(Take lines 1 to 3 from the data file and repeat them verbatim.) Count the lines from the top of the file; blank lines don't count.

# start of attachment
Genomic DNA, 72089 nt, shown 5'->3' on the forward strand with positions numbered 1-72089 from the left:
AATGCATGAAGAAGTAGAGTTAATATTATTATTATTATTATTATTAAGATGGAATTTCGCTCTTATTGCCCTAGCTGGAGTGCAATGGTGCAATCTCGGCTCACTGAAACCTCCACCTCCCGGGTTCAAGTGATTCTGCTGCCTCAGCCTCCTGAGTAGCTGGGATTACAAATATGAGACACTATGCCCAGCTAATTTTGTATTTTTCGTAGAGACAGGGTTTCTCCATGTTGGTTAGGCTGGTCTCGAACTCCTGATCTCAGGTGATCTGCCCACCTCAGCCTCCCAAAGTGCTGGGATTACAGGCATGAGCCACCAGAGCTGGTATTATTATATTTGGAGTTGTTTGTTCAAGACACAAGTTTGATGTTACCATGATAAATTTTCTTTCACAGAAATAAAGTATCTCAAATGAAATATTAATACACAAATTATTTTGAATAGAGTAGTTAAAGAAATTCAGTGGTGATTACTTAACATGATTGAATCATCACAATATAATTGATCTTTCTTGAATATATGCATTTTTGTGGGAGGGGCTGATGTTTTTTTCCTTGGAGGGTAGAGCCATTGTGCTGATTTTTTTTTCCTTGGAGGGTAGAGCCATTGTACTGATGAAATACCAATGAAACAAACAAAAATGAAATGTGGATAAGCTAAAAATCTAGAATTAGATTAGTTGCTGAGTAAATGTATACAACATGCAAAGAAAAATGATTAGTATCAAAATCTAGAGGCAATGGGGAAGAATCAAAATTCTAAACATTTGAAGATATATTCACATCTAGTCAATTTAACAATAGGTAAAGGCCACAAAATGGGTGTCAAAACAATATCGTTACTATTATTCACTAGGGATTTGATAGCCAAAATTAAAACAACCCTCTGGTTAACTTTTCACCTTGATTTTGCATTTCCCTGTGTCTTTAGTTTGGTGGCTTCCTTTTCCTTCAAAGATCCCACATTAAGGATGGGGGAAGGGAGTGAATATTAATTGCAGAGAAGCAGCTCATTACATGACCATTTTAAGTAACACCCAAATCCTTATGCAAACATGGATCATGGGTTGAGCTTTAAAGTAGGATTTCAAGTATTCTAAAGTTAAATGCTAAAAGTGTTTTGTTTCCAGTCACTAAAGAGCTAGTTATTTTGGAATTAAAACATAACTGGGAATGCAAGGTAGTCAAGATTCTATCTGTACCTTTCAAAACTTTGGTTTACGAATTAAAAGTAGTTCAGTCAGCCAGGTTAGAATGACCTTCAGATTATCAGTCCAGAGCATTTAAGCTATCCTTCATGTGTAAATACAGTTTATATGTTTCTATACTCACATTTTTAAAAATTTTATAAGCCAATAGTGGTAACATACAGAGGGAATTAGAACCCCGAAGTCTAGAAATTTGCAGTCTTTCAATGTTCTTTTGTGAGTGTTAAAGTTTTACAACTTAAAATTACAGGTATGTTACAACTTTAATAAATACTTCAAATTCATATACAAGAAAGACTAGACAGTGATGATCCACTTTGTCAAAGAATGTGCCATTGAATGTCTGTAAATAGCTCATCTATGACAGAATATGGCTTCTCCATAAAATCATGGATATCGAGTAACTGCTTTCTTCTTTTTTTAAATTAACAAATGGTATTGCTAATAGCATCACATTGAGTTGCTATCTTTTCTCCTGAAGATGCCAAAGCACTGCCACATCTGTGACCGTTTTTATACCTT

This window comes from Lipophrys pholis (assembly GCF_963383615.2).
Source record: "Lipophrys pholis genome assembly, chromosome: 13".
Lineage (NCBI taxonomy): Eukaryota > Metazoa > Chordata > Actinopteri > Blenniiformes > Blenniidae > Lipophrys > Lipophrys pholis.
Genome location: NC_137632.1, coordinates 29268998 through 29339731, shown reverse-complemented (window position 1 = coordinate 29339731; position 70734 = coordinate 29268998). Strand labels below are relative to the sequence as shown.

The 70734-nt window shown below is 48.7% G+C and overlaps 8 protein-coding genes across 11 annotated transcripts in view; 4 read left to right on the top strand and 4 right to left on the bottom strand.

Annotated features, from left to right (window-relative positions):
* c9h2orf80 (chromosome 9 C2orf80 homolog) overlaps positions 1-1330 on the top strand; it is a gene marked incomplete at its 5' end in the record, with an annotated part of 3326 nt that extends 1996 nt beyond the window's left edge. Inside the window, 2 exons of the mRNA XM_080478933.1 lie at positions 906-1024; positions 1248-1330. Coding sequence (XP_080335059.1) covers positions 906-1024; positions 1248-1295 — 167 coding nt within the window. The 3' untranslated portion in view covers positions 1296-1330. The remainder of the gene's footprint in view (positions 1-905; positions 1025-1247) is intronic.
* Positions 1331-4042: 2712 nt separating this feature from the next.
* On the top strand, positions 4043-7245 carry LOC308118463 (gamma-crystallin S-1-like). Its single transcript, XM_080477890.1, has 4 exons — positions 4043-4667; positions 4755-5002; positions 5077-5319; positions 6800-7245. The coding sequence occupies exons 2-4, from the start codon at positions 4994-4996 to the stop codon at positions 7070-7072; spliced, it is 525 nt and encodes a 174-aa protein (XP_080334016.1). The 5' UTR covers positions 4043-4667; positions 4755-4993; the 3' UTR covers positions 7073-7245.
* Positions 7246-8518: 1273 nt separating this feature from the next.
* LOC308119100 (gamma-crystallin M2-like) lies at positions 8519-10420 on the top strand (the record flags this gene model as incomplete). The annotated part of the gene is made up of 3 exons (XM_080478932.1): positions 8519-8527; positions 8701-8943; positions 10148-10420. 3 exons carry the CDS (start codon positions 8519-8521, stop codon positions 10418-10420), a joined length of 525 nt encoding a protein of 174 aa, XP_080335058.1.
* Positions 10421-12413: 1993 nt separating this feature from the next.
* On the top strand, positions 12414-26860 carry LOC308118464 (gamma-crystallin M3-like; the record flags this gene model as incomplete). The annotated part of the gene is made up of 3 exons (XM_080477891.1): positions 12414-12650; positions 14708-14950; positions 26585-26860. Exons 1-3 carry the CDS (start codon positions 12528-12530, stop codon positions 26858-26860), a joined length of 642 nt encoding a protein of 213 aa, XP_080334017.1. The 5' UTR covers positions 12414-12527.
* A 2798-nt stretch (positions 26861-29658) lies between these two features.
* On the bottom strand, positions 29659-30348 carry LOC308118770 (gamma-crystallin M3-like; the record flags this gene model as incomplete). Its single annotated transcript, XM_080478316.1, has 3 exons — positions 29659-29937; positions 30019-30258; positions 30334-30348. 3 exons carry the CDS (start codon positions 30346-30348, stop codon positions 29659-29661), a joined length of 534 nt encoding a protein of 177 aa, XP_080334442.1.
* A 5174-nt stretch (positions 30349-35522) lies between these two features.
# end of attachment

Genomic DNA, 72089 nt, shown 5'->3' on the forward strand with positions numbered 1-72089 from the left:
AATGCATGAAGAAGTAGAGTTAATATTATTATTATTATTATTATTAAGATGGAATTTCGCTCTTATTGCCCTAGCTGGAGTGCAATGGTGCAATCTCGGCTCACTGAAACCTCCACCTCCCGGGTTCAAGTGATTCTGCTGCCTCAGCCTCCTGAGTAGCTGGGATTACAAATATGAGACACTATGCCCAGCTAATTTTGTATTTTTCGTAGAGACAGGGTTTCTCCATGTTGGTTAGGCTGGTCTCGAACTCCTGATCTCAGGTGATCTGCCCACCTCAGCCTCCCAAAGTGCTGGGATTACAGGCATGAGCCACCAGAGCTGGTATTATTATATTTGGAGTTGTTTGTTCAAGACACAAGTTTGATGTTACCATGATAAATTTTCTTTCACAGAAATAAAGTATCTCAAATGAAATATTAATACACAAATTATTTTGAATAGAGTAGTTAAAGAAATTCAGTGGTGATTACTTAACATGATTGAATCATCACAATATAATTGATCTTTCTTGAATATATGCATTTTTGTGGGAGGGGCTGATGTTTTTTTCCTTGGAGGGTAGAGCCATTGTGCTGATTTTTTTTTCCTTGGAGGGTAGAGCCATTGTACTGATGAAATACCAATGAAACAAACAAAAATGAAATGTGGATAAGCTAAAAATCTAGAATTAGATTAGTTGCTGAGTAAATGTATACAACATGCAAAGAAAAATGATTAGTATCAAAATCTAGAGGCAATGGGGAAGAATCAAAATTCTAAACATTTGAAGATATATTCACATCTAGTCAATTTAACAATAGGTAAAGGCCACAAAATGGGTGTCAAAACAATATCGTTACTATTATTCACTAGGGATTTGATAGCCAAAATTAAAACAACCCTCTGGTTAACTTTTCACCTTGATTTTGCATTTCCCTGTGTCTTTAGTTTGGTGGCTTCCTTTTCCTTCAAAGATCCCACATTAAGGATGGGGGAAGGGAGTGAATATTAATTGCAGAGAAGCAGCTCATTACATGACCATTTTAAGTAACACCCAAATCCTTATGCAAACATGGATCATGGGTTGAGCTTTAAAGTAGGATTTCAAGTATTCTAAAGTTAAATGCTAAAAGTGTTTTGTTTCCAGTCACTAAAGAGCTAGTTATTTTGGAATTAAAACATAACTGGGAATGCAAGGTAGTCAAGATTCTATCTGTACCTTTCAAAACTTTGGTTTACGAATTAAAAGTAGTTCAGTCAGCCAGGTTAGAATGACCTTCAGATTATCAGTCCAGAGCATTTAAGCTATCCTTCATGTGTAAATACAGTTTATATGTTTCTATACTCACATTTTTAAAAATTTTATAAGCCAATAGTGGTAACATACAGAGGGAATTAGAACCCCGAAGTCTAGAAATTTGCAGTCTTTCAATGTTCTTTTGTGAGTGTTAAAGTTTTACAACTTAAAATTACAGGTATGTTACAACTTTAATAAATACTTCAAATTCATATACAAGAAAGACTAGACAGTGATGATCCACTTTGTCAAAGAATGTGCCATTGAATGTCTGTAAATAGCTCATCTATGACAGAATATGGCTTCTCCATAAAATCATGGATATCGAGTAACTGCTTTCTTCTTTTTTTAAATTAACAAATGGTATTGCTAATAGCATCACATTGAGTTGCTATCTTTTCTCCTGAAGATGCCAAAGCACTGCCACATCTGTGACCGTTTTTATACCTT

This window comes from Lipophrys pholis (assembly GCF_963383615.2).